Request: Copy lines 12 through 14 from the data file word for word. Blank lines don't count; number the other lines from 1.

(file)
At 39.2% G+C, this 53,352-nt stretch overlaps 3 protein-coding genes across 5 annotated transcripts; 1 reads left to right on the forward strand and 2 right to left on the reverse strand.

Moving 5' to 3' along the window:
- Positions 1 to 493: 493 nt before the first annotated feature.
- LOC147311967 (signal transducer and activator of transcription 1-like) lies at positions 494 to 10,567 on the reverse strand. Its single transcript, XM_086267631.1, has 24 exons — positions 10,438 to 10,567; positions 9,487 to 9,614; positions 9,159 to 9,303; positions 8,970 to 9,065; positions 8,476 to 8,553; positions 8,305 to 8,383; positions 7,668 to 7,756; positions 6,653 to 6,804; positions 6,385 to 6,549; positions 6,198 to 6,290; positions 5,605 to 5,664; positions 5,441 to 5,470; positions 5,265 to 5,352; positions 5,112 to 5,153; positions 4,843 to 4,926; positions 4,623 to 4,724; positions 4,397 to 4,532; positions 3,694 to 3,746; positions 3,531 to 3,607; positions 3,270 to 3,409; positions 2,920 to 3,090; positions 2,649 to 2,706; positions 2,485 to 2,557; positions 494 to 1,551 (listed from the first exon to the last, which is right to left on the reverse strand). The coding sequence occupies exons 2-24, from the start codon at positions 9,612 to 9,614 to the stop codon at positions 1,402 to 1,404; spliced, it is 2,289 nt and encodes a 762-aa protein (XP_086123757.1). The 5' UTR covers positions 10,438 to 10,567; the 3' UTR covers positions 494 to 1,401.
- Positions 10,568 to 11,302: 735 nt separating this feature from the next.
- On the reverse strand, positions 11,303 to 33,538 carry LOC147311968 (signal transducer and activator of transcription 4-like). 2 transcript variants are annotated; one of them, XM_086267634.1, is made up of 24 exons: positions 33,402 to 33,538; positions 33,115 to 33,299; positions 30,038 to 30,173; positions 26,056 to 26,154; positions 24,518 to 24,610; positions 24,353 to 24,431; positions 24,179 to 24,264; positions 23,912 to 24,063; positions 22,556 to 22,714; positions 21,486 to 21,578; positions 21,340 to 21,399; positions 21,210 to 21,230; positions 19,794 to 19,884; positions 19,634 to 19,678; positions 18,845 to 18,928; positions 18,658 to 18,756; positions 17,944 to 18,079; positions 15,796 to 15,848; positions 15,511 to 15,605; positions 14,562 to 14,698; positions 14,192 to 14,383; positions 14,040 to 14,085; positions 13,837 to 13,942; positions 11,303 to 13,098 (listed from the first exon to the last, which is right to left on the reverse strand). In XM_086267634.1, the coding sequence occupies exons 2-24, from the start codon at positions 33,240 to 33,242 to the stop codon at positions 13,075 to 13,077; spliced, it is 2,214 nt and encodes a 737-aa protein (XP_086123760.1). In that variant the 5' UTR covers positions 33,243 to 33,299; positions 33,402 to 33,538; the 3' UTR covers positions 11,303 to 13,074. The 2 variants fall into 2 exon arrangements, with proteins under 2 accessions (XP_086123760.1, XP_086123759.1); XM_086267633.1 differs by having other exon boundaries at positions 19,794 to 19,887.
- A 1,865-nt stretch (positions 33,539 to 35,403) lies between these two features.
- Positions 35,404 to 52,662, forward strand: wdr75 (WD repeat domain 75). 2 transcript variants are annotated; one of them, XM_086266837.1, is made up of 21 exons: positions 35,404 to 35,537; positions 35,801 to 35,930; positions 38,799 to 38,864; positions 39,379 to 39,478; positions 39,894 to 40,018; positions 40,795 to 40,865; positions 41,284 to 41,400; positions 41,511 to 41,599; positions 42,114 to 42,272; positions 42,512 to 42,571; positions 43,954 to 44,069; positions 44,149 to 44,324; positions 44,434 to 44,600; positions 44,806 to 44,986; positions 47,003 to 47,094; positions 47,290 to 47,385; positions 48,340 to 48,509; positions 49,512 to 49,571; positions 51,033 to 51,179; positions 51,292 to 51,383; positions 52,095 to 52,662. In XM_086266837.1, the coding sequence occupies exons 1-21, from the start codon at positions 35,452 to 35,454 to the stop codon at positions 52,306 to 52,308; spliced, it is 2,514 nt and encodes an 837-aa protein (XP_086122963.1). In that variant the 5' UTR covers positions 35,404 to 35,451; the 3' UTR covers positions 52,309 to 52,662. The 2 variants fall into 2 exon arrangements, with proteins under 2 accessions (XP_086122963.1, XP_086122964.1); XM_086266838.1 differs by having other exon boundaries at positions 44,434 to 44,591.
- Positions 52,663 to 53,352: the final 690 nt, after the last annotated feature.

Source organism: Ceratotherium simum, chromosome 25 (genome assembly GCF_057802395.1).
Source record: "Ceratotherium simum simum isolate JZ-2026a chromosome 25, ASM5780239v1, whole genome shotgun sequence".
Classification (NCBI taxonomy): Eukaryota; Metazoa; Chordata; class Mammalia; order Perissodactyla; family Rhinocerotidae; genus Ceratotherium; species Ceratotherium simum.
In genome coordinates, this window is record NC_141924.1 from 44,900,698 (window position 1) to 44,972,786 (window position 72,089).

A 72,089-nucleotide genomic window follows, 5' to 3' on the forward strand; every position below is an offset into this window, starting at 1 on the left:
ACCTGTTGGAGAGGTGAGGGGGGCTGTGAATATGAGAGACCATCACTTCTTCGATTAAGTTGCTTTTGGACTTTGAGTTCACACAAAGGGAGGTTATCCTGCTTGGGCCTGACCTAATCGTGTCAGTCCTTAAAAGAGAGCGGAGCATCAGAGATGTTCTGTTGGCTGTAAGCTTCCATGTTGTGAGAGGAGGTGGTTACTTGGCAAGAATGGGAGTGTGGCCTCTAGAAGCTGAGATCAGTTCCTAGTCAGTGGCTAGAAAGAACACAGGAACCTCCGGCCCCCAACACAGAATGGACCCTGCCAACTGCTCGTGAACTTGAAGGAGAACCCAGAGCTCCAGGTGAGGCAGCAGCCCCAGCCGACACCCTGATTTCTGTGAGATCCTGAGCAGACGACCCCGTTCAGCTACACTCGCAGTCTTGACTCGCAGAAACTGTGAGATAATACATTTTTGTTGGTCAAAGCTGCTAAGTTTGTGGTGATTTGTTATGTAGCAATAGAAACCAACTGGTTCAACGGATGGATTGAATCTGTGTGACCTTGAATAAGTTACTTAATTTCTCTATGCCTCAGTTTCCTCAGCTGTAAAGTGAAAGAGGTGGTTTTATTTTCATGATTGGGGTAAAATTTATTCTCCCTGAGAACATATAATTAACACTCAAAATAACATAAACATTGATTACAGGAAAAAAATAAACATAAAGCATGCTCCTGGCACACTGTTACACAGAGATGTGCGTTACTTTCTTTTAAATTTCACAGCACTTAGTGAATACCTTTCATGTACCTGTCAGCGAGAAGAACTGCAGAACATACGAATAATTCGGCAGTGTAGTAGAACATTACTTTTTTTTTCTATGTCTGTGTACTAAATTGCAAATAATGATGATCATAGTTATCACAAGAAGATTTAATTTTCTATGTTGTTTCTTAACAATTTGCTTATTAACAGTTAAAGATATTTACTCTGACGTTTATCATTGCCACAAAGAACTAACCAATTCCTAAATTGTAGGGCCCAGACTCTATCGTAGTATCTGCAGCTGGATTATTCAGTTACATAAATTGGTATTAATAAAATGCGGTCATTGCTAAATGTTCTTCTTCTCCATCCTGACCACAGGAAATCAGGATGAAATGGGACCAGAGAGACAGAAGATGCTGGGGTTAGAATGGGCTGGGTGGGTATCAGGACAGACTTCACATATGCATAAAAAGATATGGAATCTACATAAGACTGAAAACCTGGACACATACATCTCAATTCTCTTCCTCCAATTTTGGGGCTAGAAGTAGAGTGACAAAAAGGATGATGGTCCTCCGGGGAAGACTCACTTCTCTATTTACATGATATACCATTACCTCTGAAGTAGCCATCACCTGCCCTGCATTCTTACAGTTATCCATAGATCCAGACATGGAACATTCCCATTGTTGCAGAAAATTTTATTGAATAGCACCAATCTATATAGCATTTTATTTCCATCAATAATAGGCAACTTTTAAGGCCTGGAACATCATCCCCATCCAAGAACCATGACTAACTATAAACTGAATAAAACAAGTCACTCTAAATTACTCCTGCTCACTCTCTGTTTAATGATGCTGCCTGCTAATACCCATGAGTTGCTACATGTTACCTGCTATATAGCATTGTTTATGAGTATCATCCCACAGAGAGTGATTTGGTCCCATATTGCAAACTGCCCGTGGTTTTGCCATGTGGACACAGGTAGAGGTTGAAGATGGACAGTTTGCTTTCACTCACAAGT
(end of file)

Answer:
Classification (NCBI taxonomy): Eukaryota; Metazoa; Chordata; class Mammalia; order Perissodactyla; family Rhinocerotidae; genus Ceratotherium; species Ceratotherium simum.
In genome coordinates, this window is record NC_141924.1 from 44,900,698 (window position 1) to 44,972,786 (window position 72,089).

A 72,089-nucleotide genomic window follows, 5' to 3' on the forward strand; every position below is an offset into this window, starting at 1 on the left: